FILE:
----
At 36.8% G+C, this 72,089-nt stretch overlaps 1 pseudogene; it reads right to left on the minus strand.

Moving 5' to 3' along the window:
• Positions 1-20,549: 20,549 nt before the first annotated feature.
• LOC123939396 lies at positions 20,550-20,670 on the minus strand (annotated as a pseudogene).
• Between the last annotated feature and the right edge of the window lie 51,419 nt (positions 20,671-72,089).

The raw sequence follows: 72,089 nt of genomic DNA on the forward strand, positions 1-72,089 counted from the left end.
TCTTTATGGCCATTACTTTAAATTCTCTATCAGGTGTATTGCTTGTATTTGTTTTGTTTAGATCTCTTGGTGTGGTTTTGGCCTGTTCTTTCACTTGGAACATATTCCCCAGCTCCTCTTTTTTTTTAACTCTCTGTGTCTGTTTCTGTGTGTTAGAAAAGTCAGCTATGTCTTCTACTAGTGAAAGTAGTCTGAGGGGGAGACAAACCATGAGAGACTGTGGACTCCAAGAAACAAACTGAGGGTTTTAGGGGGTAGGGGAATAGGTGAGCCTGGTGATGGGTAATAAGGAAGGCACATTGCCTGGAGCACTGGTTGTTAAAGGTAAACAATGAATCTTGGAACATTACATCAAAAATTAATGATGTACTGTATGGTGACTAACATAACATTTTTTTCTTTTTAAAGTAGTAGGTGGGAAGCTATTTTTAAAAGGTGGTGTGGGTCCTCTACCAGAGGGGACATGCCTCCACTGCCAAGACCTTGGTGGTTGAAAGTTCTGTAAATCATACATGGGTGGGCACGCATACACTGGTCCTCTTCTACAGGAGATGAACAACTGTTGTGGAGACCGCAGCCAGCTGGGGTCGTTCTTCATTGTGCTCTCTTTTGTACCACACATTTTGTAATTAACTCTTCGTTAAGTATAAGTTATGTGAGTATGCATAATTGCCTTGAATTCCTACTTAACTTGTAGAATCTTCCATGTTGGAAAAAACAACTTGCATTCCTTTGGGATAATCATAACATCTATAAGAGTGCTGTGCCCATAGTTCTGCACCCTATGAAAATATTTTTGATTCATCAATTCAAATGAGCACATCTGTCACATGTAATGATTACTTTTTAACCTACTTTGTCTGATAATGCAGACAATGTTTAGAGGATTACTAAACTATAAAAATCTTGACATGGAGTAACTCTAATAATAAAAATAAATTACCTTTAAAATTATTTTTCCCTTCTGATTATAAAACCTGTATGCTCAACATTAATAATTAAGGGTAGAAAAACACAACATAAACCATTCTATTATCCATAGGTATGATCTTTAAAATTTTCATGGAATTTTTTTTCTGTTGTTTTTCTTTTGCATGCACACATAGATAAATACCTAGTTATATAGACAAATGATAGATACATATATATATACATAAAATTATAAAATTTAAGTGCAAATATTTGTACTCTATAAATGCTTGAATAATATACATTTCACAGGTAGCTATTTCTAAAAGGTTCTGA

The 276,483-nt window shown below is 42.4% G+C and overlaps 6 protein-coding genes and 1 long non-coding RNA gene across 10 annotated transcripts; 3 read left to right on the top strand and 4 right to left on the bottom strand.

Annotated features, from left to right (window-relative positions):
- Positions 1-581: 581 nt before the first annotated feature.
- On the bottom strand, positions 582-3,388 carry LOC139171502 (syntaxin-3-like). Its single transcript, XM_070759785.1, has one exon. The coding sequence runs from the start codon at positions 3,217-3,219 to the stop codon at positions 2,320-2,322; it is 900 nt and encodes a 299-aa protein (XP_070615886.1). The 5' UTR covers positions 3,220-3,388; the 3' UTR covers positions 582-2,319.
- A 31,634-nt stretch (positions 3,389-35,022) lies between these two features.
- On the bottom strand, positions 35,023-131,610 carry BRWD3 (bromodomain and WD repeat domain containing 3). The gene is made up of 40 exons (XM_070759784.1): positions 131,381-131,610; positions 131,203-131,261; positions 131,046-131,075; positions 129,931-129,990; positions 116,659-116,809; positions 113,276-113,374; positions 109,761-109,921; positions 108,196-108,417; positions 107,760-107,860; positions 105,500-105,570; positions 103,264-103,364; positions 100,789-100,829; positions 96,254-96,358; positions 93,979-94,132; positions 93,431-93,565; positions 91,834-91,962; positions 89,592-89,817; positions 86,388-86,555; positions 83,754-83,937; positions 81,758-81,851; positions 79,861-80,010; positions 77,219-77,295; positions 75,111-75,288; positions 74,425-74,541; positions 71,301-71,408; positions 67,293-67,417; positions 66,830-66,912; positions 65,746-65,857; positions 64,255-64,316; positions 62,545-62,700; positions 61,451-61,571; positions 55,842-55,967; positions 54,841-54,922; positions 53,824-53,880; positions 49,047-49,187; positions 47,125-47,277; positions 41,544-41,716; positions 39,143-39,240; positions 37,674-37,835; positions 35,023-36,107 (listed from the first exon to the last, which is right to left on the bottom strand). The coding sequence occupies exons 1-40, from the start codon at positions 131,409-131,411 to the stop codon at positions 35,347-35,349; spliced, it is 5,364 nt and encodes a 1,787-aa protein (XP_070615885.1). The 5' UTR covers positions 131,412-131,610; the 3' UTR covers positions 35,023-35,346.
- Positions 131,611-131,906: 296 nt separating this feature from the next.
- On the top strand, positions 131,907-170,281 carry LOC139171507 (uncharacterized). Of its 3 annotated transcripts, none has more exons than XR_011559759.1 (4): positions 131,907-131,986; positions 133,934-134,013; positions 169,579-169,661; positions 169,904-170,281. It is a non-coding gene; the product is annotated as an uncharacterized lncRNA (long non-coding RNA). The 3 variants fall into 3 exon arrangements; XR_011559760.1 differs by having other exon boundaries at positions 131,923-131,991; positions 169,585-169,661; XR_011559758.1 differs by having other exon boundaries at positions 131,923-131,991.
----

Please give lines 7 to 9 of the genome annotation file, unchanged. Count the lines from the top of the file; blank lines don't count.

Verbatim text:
TCTTTATGGCCATTACTTTAAATTCTCTATCAGGTGTATTGCTTGTATTTGTTTTGTTTAGATCTCTTGGTGTGGTTTTGGCCTGTTCTTTCACTTGGAACATATTCCCCAGCTCCTCTTTTTTTTTAACTCTCTGTGTCTGTTTCTGTGTGTTAGAAAAGTCAGCTATGTCTTCTACTAGTGAAAGTAGTCTGAGGGGGAGACAAACCATGAGAGACTGTGGACTCCAAGAAACAAACTGAGGGTTTTAGGGGGTAGGGGAATAGGTGAGCCTGGTGATGGGTAATAAGGAAGGCACATTGCCTGGAGCACTGGTTGTTAAAGGTAAACAATGAATCTTGGAACATTACATCAAAAATTAATGATGTACTGTATGGTGACTAACATAACATTTTTTTCTTTTTAAAGTAGTAGGTGGGAAGCTATTTTTAAAAGGTGGTGTGGGTCCTCTACCAGAGGGGACATGCCTCCACTGCCAAGACCTTGGTGGTTGAAAGTTCTGTAAATCATACATGGGTGGGCACGCATACACTGGTCCTCTTCTACAGGAGATGAACAACTGTTGTGGAGACCGCAGCCAGCTGGGGTCGTTCTTCATTGTGCTCTCTTTTGTACCACACATTTTGTAATTAACTCTTCGTTAAGTATAAGTTATGTGAGTATGCATAATTGCCTTGAATTCCTACTTAACTTGTAGAATCTTCCATGTTGGAAAAAACAACTTGCATTCCTTTGGGATAATCATAACATCTATAAGAGTGCTGTGCCCATAGTTCTGCACCCTATGAAAATATTTTTGATTCATCAATTCAAATGAGCACATCTGTCACATGTAATGATTACTTTTTAACCTACTTTGTCTGATAATGCAGACAATGTTTAGAGGATTACTAAACTATAAAAATCTTGACATGGAGTAACTCTAATAATAAAAATAAATTACCTTTAAAATTATTTTTCCCTTCTGATTATAAAACCTGTATGCTCAACATTAATAATTAAGGGTAGAAAAACACAACATAAACCATTCTATTATCCATAGGTATGATCTTTAAAATTTTCATGGAATTTTTTTTCTGTTGTTTTTCTTTTGCATGCACACATAGATAAATACCTAGTTATATAGACAAATGATAGATACATATATATATACATAAAATTATAAAATTTAAGTGCAAATATTTGTACTCTATAAATGCTTGAATAATATACATTTCACAGGTAGCTATTTCTAAAAGGTTCTGA

The 276,483-nt window shown below is 42.4% G+C and overlaps 6 protein-coding genes and 1 long non-coding RNA gene across 10 annotated transcripts; 3 read left to right on the top strand and 4 right to left on the bottom strand.

Annotated features, from left to right (window-relative positions):